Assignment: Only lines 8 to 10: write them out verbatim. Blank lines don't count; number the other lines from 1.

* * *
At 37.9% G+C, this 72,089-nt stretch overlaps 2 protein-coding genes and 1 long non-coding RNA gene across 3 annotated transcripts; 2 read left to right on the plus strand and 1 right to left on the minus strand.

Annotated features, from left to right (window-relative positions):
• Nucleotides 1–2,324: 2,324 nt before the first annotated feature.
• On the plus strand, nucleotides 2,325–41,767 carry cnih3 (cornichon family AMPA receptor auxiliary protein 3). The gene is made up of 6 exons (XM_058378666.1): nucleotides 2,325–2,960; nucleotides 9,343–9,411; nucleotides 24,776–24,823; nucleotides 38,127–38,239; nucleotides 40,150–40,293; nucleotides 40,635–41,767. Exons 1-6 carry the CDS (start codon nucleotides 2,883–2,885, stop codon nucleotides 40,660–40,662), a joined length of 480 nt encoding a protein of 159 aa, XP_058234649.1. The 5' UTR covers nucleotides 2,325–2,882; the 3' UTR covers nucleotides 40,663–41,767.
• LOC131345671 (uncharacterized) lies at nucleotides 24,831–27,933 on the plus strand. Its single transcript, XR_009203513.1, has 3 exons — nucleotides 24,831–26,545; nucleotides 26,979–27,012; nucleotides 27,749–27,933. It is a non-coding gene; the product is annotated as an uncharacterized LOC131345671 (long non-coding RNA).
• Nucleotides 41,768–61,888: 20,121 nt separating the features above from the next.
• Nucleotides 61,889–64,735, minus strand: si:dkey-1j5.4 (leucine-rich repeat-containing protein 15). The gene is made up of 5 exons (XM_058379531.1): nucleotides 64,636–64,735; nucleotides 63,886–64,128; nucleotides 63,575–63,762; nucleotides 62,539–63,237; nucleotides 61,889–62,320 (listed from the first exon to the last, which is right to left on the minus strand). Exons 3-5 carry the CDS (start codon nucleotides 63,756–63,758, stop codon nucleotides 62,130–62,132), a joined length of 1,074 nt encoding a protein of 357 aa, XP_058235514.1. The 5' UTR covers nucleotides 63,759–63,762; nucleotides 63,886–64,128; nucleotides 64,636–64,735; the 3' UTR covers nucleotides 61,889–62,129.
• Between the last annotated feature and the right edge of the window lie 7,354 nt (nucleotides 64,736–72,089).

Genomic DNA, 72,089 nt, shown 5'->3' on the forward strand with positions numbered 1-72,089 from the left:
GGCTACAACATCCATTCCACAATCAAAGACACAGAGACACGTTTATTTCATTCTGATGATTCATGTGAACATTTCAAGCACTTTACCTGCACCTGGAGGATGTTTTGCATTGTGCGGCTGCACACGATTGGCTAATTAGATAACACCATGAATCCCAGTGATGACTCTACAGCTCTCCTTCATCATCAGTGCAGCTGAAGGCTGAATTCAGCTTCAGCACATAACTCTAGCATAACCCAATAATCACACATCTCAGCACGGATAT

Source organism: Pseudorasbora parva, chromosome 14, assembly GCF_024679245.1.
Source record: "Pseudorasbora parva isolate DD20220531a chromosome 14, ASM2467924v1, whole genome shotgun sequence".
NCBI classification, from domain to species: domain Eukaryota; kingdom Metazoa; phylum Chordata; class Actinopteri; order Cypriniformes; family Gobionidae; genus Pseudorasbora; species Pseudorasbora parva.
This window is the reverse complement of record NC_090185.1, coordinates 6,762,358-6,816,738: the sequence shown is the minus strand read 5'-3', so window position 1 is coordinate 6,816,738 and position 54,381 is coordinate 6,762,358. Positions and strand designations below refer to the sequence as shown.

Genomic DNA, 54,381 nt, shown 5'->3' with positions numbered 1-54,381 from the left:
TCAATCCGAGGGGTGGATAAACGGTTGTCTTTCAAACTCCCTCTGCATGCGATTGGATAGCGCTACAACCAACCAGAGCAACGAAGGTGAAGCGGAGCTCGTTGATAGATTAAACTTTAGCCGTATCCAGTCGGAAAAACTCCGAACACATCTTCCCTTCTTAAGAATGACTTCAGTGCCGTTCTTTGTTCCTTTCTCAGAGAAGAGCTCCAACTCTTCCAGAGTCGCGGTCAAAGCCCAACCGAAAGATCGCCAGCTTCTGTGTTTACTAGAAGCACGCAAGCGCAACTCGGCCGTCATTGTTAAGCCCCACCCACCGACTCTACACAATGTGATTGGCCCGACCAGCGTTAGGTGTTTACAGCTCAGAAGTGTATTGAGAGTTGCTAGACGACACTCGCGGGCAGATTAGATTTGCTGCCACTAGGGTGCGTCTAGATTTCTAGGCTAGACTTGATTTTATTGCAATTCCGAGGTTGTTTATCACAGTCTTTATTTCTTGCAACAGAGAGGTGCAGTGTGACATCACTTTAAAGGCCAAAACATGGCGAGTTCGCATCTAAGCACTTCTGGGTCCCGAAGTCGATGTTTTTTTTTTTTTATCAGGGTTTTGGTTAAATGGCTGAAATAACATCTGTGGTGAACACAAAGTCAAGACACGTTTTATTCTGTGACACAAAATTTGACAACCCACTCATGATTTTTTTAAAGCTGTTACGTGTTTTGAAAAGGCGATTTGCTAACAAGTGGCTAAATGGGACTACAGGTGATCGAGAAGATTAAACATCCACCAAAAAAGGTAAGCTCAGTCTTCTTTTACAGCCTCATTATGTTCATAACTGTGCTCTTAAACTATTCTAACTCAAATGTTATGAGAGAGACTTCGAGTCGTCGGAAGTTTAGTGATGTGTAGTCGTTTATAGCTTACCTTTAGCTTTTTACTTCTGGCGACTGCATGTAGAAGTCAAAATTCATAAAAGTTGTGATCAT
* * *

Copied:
• Between the last annotated feature and the right edge of the window lie 7,354 nt (nucleotides 64,736–72,089).

Genomic DNA, 72,089 nt, shown 5'->3' on the forward strand with positions numbered 1-72,089 from the left:
GGCTACAACATCCATTCCACAATCAAAGACACAGAGACACGTTTATTTCATTCTGATGATTCATGTGAACATTTCAAGCACTTTACCTGCACCTGGAGGATGTTTTGCATTGTGCGGCTGCACACGATTGGCTAATTAGATAACACCATGAATCCCAGTGATGACTCTACAGCTCTCCTTCATCATCAGTGCAGCTGAAGGCTGAATTCAGCTTCAGCACATAACTCTAGCATAACCCAATAATCACACATCTCAGCACGGATAT